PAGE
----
It’s unlikely that there will ever be a medication that “cures” bulimia, in the sense that a person takes it and needs no further treatment to control their symptoms and improve their health. There is no cure for bulimia or any other eating disorder. But, like other chronic conditions, bulimia can be effectively treated and managed for life despite there being no cure. 

Fluoxetine works best when combined with other talk-based treatments designed to help patients learn to reconfigure how they view themselves and their eating. They can learn how to modify their behavior into healthier patterns in therapy. 

Medications for anorexia

What Makes an Effective Bulimia Treatment Plan?

An effective bulimia treatment helps a person achieve a sustainable pattern of healthy behaviors, such as eating a healthy diet and maintaining a healthy weight and body image, and avoidance of unhealthy behaviors, such as binge eating and purging. 

Both adults and adolescents benefit from individual therapy, where a professional helps individuals pinpoint contributing factors to their bulimia. They may also benefit from joining a self-help support group where they can talk with others who are also in recovery. 

Cognitive Behavioral Therapy

If this isn’t enough, they may also benefit from cognitive behavioral therapy (CBT), which involves working with a therapist to explore what drives them to engage in purging and other unhealthy behaviors related to bulimia. Then, they may work with a therapist to determine the best ways to modify their thoughts and behaviors to achieve a healthier lifestyle.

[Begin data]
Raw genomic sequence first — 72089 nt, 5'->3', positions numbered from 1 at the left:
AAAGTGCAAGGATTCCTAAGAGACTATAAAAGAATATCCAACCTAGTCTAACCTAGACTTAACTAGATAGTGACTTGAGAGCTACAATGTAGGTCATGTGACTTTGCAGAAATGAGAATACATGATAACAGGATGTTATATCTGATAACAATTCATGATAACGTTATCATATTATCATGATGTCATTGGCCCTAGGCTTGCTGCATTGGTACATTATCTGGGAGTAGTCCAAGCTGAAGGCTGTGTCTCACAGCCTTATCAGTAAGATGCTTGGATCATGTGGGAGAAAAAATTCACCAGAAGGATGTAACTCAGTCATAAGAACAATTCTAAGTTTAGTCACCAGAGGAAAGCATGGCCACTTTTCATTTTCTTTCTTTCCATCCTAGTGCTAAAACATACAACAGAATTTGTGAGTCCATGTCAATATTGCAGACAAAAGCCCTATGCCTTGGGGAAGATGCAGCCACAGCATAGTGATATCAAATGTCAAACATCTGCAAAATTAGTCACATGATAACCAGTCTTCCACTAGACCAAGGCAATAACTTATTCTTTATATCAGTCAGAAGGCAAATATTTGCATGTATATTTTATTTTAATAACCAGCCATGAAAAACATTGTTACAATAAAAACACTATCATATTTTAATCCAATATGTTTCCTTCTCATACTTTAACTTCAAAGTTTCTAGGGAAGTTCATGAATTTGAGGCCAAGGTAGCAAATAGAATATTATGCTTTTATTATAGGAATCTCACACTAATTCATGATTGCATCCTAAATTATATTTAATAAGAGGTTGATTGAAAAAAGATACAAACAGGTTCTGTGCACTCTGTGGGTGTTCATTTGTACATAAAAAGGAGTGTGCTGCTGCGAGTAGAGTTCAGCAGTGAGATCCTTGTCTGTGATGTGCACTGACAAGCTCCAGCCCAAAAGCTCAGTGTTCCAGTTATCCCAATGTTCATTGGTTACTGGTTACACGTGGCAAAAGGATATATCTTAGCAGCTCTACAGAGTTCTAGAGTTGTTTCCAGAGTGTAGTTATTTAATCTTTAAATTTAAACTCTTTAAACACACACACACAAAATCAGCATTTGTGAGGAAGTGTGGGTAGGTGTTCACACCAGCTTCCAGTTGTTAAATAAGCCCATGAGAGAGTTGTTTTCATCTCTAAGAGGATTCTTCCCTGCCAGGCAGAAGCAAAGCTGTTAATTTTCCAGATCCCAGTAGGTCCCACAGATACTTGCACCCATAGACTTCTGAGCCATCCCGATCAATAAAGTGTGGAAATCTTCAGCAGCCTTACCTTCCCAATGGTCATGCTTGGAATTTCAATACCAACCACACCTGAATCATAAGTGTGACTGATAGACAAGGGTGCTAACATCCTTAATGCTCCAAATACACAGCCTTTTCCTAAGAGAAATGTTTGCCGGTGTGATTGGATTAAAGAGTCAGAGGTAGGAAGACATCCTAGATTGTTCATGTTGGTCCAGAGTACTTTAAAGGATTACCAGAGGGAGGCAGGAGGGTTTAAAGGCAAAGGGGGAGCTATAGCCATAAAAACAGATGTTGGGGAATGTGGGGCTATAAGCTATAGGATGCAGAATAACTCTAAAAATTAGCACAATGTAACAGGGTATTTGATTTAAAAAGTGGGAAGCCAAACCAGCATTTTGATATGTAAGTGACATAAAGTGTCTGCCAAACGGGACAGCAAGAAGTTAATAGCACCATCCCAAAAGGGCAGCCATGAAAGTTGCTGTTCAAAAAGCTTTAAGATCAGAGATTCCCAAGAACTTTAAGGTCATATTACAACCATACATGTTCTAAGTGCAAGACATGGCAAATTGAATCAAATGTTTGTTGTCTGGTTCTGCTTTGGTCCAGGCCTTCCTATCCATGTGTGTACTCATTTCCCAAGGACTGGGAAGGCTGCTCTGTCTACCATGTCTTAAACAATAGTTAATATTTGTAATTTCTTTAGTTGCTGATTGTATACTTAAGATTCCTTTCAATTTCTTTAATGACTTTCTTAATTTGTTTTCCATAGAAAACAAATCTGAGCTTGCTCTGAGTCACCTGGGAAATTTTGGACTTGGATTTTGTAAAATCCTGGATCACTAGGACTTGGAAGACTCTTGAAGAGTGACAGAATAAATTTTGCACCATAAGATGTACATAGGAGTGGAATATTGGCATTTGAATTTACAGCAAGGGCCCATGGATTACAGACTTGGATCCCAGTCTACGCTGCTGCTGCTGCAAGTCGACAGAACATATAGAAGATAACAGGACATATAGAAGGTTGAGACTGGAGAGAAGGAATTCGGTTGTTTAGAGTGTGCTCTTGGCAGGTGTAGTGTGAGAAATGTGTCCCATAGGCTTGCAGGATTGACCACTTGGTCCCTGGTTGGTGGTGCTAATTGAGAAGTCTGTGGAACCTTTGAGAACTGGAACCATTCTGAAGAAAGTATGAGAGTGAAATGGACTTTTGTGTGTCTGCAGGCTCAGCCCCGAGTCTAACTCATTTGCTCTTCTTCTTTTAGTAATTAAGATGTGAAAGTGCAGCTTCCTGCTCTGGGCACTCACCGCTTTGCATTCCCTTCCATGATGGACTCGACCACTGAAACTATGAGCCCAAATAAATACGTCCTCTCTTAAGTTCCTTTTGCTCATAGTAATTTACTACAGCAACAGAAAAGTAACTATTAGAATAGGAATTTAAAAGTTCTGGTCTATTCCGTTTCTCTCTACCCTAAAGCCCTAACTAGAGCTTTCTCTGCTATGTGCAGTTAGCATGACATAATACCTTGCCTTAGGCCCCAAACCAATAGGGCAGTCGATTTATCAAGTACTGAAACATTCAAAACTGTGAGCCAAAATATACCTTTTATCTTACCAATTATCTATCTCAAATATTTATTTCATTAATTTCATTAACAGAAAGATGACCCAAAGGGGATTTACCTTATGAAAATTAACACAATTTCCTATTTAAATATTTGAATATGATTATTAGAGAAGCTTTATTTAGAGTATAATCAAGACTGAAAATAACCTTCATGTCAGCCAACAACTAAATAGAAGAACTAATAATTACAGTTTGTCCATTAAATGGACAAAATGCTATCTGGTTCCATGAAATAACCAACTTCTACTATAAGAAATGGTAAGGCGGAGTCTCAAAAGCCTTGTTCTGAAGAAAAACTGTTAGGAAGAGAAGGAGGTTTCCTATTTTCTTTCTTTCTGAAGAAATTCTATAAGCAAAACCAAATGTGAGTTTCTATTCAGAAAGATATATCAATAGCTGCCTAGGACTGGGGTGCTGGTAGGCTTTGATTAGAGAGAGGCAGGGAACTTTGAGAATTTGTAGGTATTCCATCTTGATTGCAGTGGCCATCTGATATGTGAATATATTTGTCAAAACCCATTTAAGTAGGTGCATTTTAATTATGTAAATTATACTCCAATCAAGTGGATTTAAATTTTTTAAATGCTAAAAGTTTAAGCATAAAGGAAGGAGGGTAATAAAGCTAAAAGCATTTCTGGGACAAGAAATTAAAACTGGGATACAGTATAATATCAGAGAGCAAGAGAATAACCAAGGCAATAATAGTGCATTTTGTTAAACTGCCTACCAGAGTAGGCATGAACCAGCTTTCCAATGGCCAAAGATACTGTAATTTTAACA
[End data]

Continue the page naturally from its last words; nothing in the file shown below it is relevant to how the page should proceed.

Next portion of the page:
Family Therapy

Younger people often benefit from family therapy, a form of group therapy where an individual and their immediate family talk with a therapist to figure out how bulimia has affected everyone and the best ways to help the person get better. Adults can also benefit from this therapy, especially if they live with a family that is largely supportive but don’t know the best ways to help. Since family members are often the most vital part of a person’s support system, family therapy can be crucial.


Medication can be helpful in the recovery process, although not generally for children. In addition to direct help, medicines may help a person manage certain conditions, such as anxiety, depression, phobias, and more, that are interfering with their recovery and/or hurting their quality of life.


  1. Walsh BT, Agras WS, Devlin MJ, Fairburn CG, Wilson GT, Khan C, Chally MK. (2000). Fluoxetine for Bulimia Nervosa Following Poor Response to Psychotherapy. The American Journal of Psychiatry; 157(8):1332-1334. 
  2. Fluoxetine. MedlinePlus. (2022, January 15). Accessed September 13, 2022.
  3. Marvanova M, Gramith K. (2018). Role of Antidepressants in the Treatment of Adults With Anorexia Nervosa. The Mental Health Clinician; 8(3):127-137.
  4. Label for PROZAC (fluoxetine). U.S. Food and Drug Administration. (2017, January). Accessed September 13, 2022.
  5. Treatment – Bulimia. (2020, November 10). UK NHS. Accessed September 13, 2022.

Last Update | 12 - 5 - 2022